• William Henry Herndon (December 25, 1818, Kentucky- March 18, 1891, Springfield, Illinois) was the law partner, friend, and biographer of Abraham Lincoln. The city of Herndon, Kansas is named after him.
  • Alonzo Herndon: Son of a white slave owner Francis Marion Herndon and a slave, this African American barber and entrepreneur, Alonzo Herndon (1858-1927) was founder and president of the Atlanta Life Insurance Company, one of the most successful black-owned insurance businesses in the nation. At the time of his death in 1927, he was also Atlanta's wealthiest black citizen, owning more property than any other African American. Admired and respected by many, he was noted for his involvement in and support of local institutions and charities devoted to advancing African American business and community life. Alonzo Herndon Stadium in Atlanta, Georgia, is named for him. His son Norris Herndon built the family wealth to one hundred million dollars by his death in 1977.
  • John “Johnny” Herndon Mercer (November 18, 1909 – June 25, 1976) was an American songwriter and singer. As a songwriter, he is best known as a lyricist, but he also composed music. He was also a popular singer who recorded his own songs as well as those written by others. From the mid-1930s through the mid-1950s, many of the songs Mercer wrote and performed were among the most popular hits of the time including “Moon River”. He wrote the lyrics to more than fifteen hundred songs, including compositions for movies and Broadway shows. He received nineteen Academy Award nominations, and won four. Mercer was also a co-founder of Capitol Records. His grandmother was Ann Maury Herndon, daughter of Brodie S Herndon of Fredericksburg VA.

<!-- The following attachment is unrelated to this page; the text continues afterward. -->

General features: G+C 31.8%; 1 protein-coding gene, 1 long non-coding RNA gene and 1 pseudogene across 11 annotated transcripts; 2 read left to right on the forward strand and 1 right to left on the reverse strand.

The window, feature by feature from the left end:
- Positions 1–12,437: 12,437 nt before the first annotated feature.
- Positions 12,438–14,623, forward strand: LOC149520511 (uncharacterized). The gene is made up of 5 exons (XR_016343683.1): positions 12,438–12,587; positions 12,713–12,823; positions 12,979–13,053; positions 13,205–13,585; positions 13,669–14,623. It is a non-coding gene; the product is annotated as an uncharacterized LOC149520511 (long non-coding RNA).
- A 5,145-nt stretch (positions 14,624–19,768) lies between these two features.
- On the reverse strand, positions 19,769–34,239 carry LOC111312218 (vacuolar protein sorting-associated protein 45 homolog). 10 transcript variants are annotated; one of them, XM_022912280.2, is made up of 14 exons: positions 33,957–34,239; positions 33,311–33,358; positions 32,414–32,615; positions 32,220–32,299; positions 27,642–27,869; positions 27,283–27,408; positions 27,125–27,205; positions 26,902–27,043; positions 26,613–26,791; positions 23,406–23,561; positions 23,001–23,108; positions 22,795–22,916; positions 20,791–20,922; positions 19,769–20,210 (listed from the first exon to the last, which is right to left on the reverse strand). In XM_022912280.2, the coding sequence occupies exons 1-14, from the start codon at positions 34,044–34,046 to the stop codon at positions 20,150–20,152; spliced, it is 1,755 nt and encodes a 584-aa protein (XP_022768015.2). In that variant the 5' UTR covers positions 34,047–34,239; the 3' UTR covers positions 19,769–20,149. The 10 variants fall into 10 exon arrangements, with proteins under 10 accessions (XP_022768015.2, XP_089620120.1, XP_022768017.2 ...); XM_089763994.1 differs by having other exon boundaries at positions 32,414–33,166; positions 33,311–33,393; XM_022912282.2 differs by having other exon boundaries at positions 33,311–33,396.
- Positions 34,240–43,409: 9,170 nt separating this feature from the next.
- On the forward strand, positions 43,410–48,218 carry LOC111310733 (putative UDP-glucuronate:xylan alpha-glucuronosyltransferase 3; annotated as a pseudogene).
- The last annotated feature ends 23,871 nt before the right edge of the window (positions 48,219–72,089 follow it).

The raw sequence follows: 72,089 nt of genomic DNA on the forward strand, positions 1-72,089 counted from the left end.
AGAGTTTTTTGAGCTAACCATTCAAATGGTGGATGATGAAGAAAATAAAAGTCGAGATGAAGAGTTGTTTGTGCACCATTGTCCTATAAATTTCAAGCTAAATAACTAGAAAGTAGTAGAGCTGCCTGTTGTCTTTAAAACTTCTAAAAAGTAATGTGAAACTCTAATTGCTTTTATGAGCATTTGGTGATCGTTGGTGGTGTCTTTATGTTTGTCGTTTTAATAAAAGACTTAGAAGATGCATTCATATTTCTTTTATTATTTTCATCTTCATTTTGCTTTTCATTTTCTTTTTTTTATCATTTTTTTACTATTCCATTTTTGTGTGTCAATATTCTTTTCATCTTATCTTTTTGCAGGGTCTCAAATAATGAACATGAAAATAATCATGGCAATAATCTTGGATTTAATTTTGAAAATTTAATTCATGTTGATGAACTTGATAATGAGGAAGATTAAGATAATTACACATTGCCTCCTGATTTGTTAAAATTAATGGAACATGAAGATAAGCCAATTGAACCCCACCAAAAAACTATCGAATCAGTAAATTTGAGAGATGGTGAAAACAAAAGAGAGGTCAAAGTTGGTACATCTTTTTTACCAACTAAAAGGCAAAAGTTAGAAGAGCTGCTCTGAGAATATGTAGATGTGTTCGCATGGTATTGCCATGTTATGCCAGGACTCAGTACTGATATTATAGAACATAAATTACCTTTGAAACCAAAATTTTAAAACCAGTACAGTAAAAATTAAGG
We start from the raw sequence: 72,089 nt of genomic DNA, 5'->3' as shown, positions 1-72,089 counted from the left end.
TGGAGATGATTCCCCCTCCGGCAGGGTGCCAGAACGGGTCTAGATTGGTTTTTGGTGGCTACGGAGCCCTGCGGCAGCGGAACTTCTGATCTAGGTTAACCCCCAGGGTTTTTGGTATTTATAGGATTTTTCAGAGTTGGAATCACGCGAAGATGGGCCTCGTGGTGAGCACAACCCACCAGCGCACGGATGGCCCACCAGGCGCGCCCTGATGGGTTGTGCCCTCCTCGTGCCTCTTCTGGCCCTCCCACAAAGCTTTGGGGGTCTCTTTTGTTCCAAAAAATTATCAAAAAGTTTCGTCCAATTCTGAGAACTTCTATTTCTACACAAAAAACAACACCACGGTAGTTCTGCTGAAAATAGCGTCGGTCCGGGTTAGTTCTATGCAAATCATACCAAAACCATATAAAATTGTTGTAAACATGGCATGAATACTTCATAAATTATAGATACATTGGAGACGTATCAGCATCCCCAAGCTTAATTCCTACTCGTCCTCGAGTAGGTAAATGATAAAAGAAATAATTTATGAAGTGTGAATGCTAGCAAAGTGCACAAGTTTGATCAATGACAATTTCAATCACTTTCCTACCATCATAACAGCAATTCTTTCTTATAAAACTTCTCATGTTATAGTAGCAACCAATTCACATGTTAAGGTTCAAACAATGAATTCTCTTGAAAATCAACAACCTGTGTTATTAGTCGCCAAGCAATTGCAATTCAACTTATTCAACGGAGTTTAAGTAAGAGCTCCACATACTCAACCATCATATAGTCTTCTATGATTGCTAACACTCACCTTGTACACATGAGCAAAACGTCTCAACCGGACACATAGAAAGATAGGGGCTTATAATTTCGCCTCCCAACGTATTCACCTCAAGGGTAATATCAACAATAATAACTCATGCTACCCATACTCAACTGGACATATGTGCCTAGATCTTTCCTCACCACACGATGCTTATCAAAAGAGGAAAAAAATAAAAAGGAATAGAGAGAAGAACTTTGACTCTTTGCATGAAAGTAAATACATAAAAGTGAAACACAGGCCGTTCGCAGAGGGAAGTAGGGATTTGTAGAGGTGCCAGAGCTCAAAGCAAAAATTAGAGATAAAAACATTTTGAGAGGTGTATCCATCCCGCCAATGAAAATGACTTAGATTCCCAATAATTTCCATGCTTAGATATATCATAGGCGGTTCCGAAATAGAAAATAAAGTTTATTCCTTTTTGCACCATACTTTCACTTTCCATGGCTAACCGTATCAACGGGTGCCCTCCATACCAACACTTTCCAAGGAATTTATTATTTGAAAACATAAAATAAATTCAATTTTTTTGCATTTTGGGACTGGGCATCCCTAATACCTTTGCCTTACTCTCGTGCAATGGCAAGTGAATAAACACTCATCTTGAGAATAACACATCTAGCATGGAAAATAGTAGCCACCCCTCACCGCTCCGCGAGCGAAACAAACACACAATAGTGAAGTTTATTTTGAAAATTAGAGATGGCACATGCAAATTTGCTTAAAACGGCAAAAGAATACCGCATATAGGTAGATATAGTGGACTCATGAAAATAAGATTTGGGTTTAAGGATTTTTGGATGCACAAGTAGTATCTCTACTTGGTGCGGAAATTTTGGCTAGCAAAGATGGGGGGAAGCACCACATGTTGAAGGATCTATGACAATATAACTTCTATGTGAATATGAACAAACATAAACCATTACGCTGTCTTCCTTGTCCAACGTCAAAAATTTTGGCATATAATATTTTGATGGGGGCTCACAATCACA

John Frederick & Lou Patsy originally settled just a little north of Shreveport in Caddo Prairie in one of the earliest settlements documented there. They lived in the area now called Erwin's Bluff and are documented there in the 1840 census where JF had 81 slaves and had Lou Patsy and his first 2 children Mary Ann and Sarah Jane living as free persons of color. It's written in some Caddo History books that JF had a 1,000 acre plantation at this time on Red Bayou. The family finally settled in Pine Island a nearby community between Vivian and Belcher-Gilliam. At the time of his Will in 1880 he owned 600 acres of land; this property was divided up in his Will. JF and Lou Patsy listed themselves in their census reports as married in 1835 which has never been verified but would be highly unlikely, plus in John Fredericks Will the children are called his "natural children" which means children out of wedlock. JF never married a white woman nor had any known children other than with Lou Patsy.  JF and Lou Patsy had many children, some we know that were living with them but were grandchildren, and some could possibly be adopted freed slaves of his that took his name but not actual children of his. His Will mentions 8 “natural” children, 7 living and lists Isabella as “not my daughter” and as a half sister to Mary Ann, so this would mean that Lou Patsy had at least this one child with someone else, Isabella’s father is unknown. The only child mentioned in his Will that had died was Jacob and it’s due to his heirs’ inheritance. John and Sarah Jane are mentioned in the 1845 Emancipation document, so there are 10 verified kids of JF and Patsy and Isabella makes 11. I think some of the others died young with no offspring so therefore wouldn’t be mentioned in the Will. His Will is also the main document to prove his parentage; in the Will he gives $500 to his niece Louisa Connery (b1827) of Lewisville, Arkansas. She was found and verified in the census as the daughter of Fleetwood Herndon born and living in the exact area of Lewisville in 1880 when the Will was made, Louisa Jane Herndon married William Connery (Connevy?), so this would make Fleetwood and JF brothers. This is the only solid link to his parents. We know that JF traveled to Arkansas to visit family also, so from the Will naming his niece and her location I was able to pin down the relationships. John Frederick died on Jan 3, 1881 in Pine Island.